Thursday, June 25, 2020

What purpose did I serve in your life? is a head-scratcher of a book

Well. I just finished Marie Calloway's book what purpose did I serve in your life?, and I know I'm supposed to have a reaction - no other book I've read is quite so transparently designed to elicit a reaction - but I'm still not sure what that reaction is.
Did I enjoy it? No, I'm pretty sure of that. But I'm also pretty sure I wasn't supposed to. Was it illuminating, then? Kind of, although I'm not sure I really wanted to be illuminated about such things. Thought-provoking, then? Sure, let's go with thought-provoking. Or maybe just provoking.
I bought the book because I had seen reviews about it being "controversial", "shocking" and "profoundly contemporary", but also "a great work of courage and art". It's an example - probably THE example - of so-called "alt-lit", a contemporary literary movement strongly influenced by the internet, social media and online self-publishing. It is not given to flowery descriptive flows or deep insightful characterization. Indeed, it is debatable whether it is literary at all in the commonly-understood meaning of the word.
In Marie Calloway's case, she writes about her own sordid, and often extreme, sexual experiences as a teen and a young twenty-something in great and merciless detail. This is not transcendent, beautiful sex; this is gritty coupling and thrashing, often involving violence, masochism, degradation, humiliation and debauchery. She wants to experience the depths of physicality, wants to be dominated and humiliated, and she seems able to find plenty of men willing to oblige her. Much of it just reads like a sub-par submission to Penthouse or Hustler magazine; some of it may make you a bit queasy. It is more autobiography than fiction, and her intactions with well-known figures are only barely disguised by pseudonyms.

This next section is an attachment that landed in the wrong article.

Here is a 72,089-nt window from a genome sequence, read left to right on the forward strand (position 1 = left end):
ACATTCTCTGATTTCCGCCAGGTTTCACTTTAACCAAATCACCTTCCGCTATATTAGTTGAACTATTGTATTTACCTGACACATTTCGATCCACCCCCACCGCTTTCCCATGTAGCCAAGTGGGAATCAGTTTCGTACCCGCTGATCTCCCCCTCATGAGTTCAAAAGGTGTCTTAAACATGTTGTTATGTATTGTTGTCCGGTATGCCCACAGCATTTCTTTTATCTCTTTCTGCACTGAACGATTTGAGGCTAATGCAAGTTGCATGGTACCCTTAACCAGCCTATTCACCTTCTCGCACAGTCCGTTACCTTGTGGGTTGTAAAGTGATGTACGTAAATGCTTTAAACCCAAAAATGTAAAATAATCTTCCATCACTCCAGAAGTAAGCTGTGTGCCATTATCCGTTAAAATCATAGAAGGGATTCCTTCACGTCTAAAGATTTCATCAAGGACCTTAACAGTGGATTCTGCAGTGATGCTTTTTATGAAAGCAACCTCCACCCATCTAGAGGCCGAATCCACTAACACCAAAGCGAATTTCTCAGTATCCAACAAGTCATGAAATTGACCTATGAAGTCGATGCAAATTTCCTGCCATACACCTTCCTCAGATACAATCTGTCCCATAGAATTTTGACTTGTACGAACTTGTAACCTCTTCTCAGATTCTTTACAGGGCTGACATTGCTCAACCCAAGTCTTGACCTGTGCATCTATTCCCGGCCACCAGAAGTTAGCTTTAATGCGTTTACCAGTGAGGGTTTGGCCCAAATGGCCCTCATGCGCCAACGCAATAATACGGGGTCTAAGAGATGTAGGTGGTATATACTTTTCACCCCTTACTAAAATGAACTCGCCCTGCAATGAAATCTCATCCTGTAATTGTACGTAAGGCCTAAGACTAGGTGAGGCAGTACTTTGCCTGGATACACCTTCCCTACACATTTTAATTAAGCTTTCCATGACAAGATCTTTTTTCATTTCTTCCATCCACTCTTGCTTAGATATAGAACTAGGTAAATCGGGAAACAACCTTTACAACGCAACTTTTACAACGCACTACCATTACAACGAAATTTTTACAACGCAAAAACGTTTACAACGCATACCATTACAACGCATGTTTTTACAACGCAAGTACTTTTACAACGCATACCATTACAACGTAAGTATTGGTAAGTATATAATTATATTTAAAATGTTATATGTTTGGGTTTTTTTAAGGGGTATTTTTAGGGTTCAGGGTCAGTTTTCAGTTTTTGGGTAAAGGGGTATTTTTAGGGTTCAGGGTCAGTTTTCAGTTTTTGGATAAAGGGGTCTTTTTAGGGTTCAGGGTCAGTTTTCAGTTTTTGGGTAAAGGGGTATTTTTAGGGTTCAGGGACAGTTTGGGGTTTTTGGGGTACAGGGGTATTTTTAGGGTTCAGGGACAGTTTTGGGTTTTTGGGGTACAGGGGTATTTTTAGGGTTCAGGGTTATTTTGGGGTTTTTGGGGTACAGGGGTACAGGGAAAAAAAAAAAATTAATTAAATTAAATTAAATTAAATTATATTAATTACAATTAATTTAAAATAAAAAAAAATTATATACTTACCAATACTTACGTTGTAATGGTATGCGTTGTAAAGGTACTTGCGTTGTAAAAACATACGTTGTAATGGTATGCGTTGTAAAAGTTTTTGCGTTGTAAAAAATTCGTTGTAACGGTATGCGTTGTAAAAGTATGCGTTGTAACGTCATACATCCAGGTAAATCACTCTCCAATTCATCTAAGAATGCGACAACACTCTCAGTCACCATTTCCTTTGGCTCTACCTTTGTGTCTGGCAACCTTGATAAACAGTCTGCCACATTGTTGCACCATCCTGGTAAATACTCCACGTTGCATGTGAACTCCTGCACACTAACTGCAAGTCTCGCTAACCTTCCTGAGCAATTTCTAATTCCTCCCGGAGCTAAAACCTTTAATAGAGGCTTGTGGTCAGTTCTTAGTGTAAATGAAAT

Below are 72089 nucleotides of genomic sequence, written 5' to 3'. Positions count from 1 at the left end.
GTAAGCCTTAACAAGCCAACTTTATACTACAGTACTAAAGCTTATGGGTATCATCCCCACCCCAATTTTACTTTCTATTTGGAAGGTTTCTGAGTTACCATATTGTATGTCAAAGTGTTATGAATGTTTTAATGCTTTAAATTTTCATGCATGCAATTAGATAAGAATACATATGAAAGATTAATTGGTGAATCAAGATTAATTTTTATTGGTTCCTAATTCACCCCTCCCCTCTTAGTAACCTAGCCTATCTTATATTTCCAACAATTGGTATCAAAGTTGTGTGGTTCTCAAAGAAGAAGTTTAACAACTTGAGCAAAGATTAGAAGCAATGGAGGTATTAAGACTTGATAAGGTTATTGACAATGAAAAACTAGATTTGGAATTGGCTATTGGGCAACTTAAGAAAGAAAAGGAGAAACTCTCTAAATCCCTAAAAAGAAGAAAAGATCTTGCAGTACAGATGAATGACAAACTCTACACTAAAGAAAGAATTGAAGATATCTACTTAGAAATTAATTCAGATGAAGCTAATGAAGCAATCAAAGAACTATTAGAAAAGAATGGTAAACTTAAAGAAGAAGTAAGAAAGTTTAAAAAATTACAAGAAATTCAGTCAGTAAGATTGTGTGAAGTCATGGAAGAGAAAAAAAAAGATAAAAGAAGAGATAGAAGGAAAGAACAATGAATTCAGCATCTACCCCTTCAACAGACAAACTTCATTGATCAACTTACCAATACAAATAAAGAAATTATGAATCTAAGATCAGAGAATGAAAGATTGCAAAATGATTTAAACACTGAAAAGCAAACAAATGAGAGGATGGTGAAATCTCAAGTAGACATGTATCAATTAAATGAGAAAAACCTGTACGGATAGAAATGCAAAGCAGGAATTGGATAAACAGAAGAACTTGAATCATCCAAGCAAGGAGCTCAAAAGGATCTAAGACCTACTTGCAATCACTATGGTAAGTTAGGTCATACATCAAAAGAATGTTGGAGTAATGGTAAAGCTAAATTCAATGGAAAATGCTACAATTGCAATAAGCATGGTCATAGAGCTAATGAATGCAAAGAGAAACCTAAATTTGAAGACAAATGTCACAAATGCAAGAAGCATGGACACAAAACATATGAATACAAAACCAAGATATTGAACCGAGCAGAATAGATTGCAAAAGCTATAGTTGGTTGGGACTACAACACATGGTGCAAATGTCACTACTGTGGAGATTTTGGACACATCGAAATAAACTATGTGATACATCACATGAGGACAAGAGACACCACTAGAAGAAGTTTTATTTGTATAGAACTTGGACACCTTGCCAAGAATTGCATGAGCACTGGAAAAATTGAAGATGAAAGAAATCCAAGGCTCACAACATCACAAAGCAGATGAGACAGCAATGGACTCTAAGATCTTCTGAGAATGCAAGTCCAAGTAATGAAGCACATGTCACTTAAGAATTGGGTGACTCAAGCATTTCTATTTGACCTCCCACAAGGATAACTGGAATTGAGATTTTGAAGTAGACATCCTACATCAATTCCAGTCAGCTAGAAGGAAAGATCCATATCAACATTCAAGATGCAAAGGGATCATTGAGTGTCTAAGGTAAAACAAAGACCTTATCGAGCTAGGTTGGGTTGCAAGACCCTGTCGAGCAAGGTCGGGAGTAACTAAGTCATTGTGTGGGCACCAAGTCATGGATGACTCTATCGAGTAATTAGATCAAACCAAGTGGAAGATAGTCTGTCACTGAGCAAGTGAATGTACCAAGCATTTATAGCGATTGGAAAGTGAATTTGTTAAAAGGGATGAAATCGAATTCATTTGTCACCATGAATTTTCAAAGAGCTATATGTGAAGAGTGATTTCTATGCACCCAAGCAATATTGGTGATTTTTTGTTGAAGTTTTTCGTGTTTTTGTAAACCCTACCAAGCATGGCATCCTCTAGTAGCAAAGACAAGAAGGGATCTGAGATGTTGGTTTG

She intersperses these bouts of carnal excess with some deep but inconclusive instrospection, about her own fragility, self-loathing and submissiveness, about feminism, about pornography, and about life in general. All of it is written in the flat, deliberately unliterary, alt-lit style, much of it in the form of prosaic conversations and bland "I did this then I did that" narration. Whole sections are in the form of screenshots or transcriptions of social media posts.
It is a self-consciously unedifying book and hard to like, but I guess it gives us a glimpse into a world that most of us know little about. Although Ms. Calloway has something of a cult following, largely among like-minded young people, she leads a life that is totally alien and incomprehensible to me (and probably also to most of her Gen Z contemporaries). what purpose did I serve in your life? is not "a great work" as advertised, and it is not going to set the literary world on fire. But then that doesn't seem to be the point of it, as far as I understand it.
It didn't take long to read, and I don't regret reading it. But I am not going to rush to my computer and seek out the back catalogue of Muumuu House and HTMLgiant any time soon. Indeed, I am still not sure what purpose the book served in my life.

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